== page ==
Lutz's Blog: WrestleMania - Where youth movements go to die
By Jeffrey Lutz
When John Cena and Batista each won his first World Championship at WrestleMania 21, their accomplishments appeared to signal the continuation of a trend, not the end of it.
To that point, WrestleMania had been used to highlight the most popular stars in WWE but also to showcase, introduce or launch into stardom the company's most promising younger stars. Cena and Batista followed a lineage that saw first-time champions crowned at WrestleManias 4, 6, 9, 12, 14 and 20. Several others entered WrestleMania during their first stints as champion.
Rey Mysterio won his first World Championship at WrestleMania 22, but by then he was already plenty established and his title reign was almost completely owed to the death, months earlier, of his close friend, Eddie Guerrero. That win was hardly showcased, though -- it happened on the undercard and was ultimately overshadowed by the Cena-Triple H main event.
Since then, and especially in the last three years, WWE has made almost no effort to make or cement new stars at WrestleMania. The dramatic shift in philosophy has produced mixed results - last year's WrestleMania, main-evented by veterans Cena and The Rock, drew an astronomical buy rate, but WWE weekly television ratings have steadily declined over the last few years.
The lack of a commitment by WWE to follow through on its perceived promises of a youth movement has contributed to shrinking the audience. Mysterio was the last performer to win his first World Championship at WrestleMania, and that disturbing pattern will probably continue this year as the best option for a relatively new wrestler to win a title, Dolph Ziggler, already has a brief championship reign on record.
There are plenty of statistics just as alarming to pinpoint the WWE's disinterest in elevating new stars at the year's biggest event. At WrestleMania 27 two years ago, the Miz became the first, and still the only, wrestler who debuted in WWE after 2002 to wrestle the last match at WrestleMania. C.M. Punk might break that trend this year, but the only current full-timers who debuted after the Attitude Era and have main-evented WrestleMania are Randy Orton and, of course, Cena.
In the last three years, WWE has gone away from putting young stars in important WrestleMania matches at all. No non-former World Champion participated in a one-on-one non-title match at WrestleMania 26, and in the last two years only Cody Rhodes (and Michael Cole) has met that criteria. Rhodes' matches against Rey Mysterio and The Big Show were hardly highlighted, though, and they did little to cast him in a brighter light than he had been in previously.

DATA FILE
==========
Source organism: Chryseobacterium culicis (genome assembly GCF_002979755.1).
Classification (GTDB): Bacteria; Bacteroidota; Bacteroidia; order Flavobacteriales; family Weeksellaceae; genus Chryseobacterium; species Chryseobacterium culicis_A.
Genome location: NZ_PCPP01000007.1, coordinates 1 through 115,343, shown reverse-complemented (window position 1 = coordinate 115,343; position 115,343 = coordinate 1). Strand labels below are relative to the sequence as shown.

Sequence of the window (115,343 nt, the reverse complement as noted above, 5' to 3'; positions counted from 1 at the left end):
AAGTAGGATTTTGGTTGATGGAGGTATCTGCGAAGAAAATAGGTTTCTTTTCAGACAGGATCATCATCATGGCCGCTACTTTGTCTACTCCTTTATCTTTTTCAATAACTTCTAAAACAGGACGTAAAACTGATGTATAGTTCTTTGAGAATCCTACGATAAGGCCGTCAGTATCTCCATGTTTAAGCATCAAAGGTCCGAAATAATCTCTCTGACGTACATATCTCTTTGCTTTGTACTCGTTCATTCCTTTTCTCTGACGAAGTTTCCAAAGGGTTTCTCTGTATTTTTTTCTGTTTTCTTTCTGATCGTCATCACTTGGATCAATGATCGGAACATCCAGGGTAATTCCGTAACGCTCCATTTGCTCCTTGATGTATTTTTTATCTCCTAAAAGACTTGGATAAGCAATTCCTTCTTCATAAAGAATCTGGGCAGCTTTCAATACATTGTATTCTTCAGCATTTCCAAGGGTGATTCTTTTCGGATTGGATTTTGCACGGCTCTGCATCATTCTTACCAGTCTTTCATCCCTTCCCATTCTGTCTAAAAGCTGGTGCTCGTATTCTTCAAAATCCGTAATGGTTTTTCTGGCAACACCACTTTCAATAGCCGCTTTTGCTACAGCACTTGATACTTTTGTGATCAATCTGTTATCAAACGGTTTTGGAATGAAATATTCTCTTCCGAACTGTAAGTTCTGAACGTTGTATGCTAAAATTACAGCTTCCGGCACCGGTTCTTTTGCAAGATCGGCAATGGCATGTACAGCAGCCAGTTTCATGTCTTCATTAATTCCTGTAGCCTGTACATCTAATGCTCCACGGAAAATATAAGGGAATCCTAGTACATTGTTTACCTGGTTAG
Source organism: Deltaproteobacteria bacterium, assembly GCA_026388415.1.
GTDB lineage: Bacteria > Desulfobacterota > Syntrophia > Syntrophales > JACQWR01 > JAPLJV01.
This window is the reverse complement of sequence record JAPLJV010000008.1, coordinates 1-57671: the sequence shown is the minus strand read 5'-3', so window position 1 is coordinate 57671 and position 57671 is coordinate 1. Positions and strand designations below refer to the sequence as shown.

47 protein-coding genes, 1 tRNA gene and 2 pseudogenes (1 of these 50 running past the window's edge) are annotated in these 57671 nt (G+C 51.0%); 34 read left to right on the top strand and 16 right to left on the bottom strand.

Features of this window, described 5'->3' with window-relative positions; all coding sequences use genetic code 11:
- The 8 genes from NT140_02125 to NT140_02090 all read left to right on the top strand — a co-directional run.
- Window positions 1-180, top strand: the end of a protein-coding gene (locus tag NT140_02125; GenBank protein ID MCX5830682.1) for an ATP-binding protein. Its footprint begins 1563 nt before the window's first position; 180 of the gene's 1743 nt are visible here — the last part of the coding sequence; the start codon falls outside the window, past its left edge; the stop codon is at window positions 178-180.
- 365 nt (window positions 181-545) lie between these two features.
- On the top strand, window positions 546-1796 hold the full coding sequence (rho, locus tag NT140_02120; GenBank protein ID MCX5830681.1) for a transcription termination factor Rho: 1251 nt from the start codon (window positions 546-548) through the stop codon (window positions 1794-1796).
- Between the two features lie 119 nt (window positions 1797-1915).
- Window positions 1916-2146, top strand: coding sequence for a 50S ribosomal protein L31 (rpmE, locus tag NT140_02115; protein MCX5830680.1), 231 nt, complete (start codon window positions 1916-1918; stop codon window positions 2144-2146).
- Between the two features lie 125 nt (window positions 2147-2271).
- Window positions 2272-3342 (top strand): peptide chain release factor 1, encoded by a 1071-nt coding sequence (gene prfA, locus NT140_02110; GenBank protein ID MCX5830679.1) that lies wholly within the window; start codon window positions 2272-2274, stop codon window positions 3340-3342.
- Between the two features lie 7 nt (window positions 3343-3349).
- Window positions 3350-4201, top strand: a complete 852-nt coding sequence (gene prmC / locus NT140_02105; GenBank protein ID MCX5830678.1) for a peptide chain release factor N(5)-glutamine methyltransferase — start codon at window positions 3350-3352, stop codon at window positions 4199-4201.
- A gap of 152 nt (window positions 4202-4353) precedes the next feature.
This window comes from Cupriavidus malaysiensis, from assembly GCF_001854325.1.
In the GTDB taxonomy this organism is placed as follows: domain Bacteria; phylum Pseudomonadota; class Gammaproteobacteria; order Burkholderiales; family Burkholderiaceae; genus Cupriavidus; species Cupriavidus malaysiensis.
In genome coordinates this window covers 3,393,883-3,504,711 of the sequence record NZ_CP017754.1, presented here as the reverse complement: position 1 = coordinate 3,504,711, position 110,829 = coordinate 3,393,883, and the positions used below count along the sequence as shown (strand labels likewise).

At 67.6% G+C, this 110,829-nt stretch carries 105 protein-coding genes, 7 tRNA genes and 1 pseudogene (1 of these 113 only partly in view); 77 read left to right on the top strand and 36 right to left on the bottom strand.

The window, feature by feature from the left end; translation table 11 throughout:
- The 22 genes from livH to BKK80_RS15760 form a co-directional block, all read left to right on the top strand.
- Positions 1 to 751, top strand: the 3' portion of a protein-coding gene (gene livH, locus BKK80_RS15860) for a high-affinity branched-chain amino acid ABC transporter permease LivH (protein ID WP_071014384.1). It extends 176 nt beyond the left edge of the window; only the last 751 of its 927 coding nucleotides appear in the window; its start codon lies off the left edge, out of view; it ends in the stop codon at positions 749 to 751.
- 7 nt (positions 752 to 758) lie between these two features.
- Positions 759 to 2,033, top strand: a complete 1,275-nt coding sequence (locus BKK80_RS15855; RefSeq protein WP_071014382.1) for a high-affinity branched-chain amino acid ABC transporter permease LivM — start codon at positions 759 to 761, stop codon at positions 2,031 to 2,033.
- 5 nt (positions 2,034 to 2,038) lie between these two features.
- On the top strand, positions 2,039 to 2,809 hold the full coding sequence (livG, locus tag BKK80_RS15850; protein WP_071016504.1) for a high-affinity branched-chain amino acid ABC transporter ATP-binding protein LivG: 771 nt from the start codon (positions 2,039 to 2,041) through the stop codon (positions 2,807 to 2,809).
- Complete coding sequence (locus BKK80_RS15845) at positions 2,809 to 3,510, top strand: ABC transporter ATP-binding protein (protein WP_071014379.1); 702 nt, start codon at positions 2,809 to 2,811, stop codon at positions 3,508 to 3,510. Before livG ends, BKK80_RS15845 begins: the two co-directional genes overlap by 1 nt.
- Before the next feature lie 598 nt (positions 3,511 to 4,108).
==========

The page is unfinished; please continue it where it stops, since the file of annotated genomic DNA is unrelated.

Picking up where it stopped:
The facts indicate a conscious decision by WWE to move away from what WrestleMania meant in the past and to make it a shrine to stars of the past -- or the present, but certainly not the future. It's hard to begrudge WWE that choice because there will probably never be a bigger star in the company than The Rock and Cena is a proven and trusted commodity. They obviously bring more fans to the product, but with more eyes watching should come heightened importance on less-established performers so those fans stay when the part-timers depart.
WWE has four hours to use at WrestleMania and often doesn't make the most of it. Fans don't flock from far-away countries to see backstage skits with the usual suspects like Ron Simmons, Sgt. Slaughter and Jim Duggan or to see anonymous rappers such as UGK perform. They come to watch wrestling, and they probably trust that each match will be given sufficient time for storytelling, especially when they feature wrestlers with superior workrates.
With the presence of The Shield, Ryback, Damien Sandow, Antonio Cesaro, Big E. Langston and Brad Maddox, WWE shouldn't be able to avoid a showcase of its youth at this year's WrestleMania. But that seems to be the path WWE is headed -- we haven't heard much from The Shield lately and Ryback's involvement in the final hour of Raw on Monday was largely forgotten by the end of the show.
If that's how WWE chooses to do business, the buy rate will probably back them up this year. Eventually, the choice to push younger wrestlers aside in favor of late 1990s dream matches will cost WWE and the company will no longer have past stars upon whom to rely.
Jeff Lutz has written for the Wichita Eagle newspaper in Kansas for over a decade and debuted with Prowrestling.net on November 4, 2012. He can be reached via email at email@example.com.
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